The Narrator’s Voice

There’s a common misconception when people begin writing that there is a right way and a wrong way to write an omniscient narrator. From concerns I’ve heard I suspect this comes from the idea that at omniscient narrator is an entity detached from the story, although they’re telling it they have no stake in it, so some people assume this means a narrator has to have a detached formal voice. This might also come from the fact that some of the most famous omniscient narrators are from times when people generally spoke and wrote more formally than they do now. By modern standards the narration in Dickens’ book might appear formal but it’s in-line with the standards of his time.

I find the best thing to do, and this might not work for everyone, is to imagine the narrator as a character. This character might not be a part of the story but they’re telling the story to the reader. If we think of the narrator this way then we need to consider this character’s voice as we would with any other narrator. If we return to Dickens’ his style might seem formal by modern standards but his narration is distinctive. Throughout his stories Dickens uses words and phrases that at distinct to a Dickens novel rather than prescribed, he’s famous for his descriptions, particularly of characters.

Another writer with a distinctive omniscient narration is Terry Pratchett whose narration might be considered more relaxed than Dickens and is vivid in its own way with Pratchett’s own particular style of description. If he has a similarity to Dickens it’s that he became known for interestingly described characters. While Dickens and Pratchett both use omniscient narration, and Pratchett has often been compared to Dickens, if you lined them up you could identity they were both by different writers even if you didn’t know who.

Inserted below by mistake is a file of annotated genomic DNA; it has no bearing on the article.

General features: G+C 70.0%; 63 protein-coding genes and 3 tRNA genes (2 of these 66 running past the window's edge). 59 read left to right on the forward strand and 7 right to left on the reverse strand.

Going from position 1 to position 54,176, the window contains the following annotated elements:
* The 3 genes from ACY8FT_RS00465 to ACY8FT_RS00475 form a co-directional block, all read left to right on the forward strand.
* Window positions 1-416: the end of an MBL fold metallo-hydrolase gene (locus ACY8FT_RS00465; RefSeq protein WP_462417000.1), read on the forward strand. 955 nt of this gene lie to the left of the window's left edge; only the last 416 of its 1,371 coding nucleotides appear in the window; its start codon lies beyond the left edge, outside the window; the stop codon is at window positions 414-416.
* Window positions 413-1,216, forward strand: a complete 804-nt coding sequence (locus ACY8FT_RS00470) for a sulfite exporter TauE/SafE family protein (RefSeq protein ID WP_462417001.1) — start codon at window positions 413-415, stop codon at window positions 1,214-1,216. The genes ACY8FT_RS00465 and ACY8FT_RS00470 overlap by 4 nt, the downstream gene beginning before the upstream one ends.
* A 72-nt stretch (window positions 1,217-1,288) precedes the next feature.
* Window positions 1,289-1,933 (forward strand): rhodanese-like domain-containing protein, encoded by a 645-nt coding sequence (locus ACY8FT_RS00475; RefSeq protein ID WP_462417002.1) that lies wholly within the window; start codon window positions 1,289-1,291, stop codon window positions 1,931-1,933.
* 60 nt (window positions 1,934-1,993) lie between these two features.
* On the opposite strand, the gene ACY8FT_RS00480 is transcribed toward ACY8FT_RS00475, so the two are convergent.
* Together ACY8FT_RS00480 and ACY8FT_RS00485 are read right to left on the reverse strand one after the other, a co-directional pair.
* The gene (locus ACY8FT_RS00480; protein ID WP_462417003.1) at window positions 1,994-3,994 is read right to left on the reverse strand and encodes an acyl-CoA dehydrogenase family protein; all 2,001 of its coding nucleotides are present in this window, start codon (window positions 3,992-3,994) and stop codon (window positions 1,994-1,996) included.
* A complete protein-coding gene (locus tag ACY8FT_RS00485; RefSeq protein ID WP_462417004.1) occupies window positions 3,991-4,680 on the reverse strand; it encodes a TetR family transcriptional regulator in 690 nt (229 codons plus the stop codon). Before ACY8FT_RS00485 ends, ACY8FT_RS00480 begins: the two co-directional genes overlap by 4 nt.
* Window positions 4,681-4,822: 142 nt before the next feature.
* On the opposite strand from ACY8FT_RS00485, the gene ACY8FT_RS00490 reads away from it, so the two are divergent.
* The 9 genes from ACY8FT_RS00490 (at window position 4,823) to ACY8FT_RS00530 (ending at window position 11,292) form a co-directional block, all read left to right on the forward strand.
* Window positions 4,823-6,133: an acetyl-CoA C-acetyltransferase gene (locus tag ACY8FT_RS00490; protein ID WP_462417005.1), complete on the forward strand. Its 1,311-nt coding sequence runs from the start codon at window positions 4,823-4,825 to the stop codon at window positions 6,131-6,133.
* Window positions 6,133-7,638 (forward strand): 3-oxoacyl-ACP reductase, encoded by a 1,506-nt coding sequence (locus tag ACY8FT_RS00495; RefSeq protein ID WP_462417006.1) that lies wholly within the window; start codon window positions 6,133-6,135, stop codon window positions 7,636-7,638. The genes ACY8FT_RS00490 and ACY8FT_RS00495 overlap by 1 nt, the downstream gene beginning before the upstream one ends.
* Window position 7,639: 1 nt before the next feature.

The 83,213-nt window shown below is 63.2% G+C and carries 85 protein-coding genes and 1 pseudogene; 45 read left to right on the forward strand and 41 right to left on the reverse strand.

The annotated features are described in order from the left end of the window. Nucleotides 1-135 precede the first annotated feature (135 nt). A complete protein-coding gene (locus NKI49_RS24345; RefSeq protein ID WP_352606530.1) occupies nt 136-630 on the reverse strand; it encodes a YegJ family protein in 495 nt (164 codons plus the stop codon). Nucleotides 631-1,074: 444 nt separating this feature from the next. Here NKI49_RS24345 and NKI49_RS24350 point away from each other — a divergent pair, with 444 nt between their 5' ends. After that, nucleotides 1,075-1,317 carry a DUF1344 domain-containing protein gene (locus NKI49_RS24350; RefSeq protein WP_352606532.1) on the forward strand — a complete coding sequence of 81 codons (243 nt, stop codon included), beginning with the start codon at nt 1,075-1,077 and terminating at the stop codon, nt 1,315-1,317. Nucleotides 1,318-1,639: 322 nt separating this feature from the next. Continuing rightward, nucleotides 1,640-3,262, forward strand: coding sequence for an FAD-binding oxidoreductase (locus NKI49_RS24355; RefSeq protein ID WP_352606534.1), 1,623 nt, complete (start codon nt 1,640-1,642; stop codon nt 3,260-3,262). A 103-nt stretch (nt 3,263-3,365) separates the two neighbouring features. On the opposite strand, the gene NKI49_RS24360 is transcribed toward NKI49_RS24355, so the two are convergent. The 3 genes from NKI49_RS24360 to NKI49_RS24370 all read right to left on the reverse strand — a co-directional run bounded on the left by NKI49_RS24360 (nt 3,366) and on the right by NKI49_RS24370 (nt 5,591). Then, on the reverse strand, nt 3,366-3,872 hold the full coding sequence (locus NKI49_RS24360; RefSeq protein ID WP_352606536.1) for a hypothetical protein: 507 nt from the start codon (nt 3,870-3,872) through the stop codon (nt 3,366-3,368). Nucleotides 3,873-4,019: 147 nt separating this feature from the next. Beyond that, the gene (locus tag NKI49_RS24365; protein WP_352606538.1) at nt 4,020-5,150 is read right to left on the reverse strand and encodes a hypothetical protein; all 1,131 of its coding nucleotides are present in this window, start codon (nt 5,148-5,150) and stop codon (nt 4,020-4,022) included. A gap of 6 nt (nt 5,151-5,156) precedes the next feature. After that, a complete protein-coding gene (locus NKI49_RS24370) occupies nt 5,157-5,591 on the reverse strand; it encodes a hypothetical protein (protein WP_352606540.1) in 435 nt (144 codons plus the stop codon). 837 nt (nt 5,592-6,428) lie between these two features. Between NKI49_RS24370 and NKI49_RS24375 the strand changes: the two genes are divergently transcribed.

Although we may be able to imagine Dickens or Pratchett reading their work to us and omniscient narration is often referred to as an ‘authorial voice’ it doesn’t have to be the author’s voice. It can be any voice telling the story. This doesn’t mean we have to go as far as giving the narrator their own backstory but we could if we wanted to; there have been stories where at the end the narrator has been reveal as a character in the story, sometimes a minor one or one who was asked to write it down. Other times the narrator is a character telling another character a story which is used to book end the story, such as The Princess Bride. Most commonly the narrator has no involvement in the story and doesn’t appear, as a reader we have no idea why this narrator is telling us this story only that they are and this is perfectly acceptable. The general point of a story is that it is being told because something interesting happened and that’s as far as a narrator’s motive needs to go in omniscient narration.

So while we might try to think of the omniscient narrator as a character to help create a distinctive voice it doesn’t mean that we have to form them into a fully rounded character as we would with the rest of the characters. If we want to we can give them a complete story of their own or we don’t have to look at them as a character at all. It all depends on what we find helps us to create a distinctive voice for our narrator.

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Published by Jesse

I'm a writer and academic specialising in fantasy fiction and creative writing theory. I'm allergic to pretentiously talking about fiction and aim to be unashamedly ‘commercial’. Surely all fiction is commercial anyway, or what’s the point in publishing it?

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